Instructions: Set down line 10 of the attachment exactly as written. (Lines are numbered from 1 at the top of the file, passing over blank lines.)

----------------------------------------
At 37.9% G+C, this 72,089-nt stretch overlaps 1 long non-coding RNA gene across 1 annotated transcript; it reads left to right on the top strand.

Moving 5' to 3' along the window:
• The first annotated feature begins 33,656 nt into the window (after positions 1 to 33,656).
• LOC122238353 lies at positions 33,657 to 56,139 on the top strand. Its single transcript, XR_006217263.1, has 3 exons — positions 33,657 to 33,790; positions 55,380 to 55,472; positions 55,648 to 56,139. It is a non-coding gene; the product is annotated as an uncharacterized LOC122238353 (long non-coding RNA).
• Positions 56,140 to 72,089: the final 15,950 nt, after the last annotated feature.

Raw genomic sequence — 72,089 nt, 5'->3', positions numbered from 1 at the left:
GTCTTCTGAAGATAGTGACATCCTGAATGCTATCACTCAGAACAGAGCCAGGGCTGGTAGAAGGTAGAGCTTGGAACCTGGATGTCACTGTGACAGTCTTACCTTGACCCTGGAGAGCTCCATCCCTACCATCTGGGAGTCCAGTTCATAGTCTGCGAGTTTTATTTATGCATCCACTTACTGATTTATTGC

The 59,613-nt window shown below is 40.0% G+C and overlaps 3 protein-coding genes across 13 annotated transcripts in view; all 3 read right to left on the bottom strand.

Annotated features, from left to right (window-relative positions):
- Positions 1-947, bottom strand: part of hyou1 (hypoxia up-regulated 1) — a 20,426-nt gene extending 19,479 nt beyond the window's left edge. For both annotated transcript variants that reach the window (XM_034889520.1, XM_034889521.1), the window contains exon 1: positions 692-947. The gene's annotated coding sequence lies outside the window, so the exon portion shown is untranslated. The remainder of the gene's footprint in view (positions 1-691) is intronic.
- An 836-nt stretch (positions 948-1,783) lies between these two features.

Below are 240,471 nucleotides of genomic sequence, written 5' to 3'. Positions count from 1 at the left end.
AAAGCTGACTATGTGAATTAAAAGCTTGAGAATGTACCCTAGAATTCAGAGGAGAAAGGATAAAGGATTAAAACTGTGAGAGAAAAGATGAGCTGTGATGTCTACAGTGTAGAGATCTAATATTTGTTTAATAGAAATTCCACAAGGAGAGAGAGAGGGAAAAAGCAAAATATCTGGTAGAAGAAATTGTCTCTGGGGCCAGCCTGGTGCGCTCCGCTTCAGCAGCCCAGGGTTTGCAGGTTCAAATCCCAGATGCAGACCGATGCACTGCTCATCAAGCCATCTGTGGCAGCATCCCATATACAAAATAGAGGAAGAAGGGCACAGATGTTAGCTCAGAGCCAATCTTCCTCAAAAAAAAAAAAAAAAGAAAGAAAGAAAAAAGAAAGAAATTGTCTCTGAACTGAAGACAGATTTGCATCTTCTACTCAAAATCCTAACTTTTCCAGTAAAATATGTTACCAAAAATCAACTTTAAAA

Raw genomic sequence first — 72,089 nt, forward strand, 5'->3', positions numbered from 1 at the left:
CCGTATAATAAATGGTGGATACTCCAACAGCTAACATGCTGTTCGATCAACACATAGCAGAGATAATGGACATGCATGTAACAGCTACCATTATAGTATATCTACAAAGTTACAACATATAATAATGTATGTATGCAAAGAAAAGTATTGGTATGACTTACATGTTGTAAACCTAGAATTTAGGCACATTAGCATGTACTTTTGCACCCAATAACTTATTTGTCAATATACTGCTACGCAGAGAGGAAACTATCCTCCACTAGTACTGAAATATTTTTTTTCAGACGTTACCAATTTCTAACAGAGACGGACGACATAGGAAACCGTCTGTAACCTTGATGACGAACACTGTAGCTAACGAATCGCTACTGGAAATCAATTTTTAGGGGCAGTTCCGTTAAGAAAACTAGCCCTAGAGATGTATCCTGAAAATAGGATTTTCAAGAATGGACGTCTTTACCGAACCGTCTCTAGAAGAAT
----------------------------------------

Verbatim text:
- Positions 1-947, bottom strand: part of hyou1 (hypoxia up-regulated 1) — a 20,426-nt gene extending 19,479 nt beyond the window's left edge. For both annotated transcript variants that reach the window (XM_034889520.1, XM_034889521.1), the window contains exon 1: positions 692-947. The gene's annotated coding sequence lies outside the window, so the exon portion shown is untranslated. The remainder of the gene's footprint in view (positions 1-691) is intronic.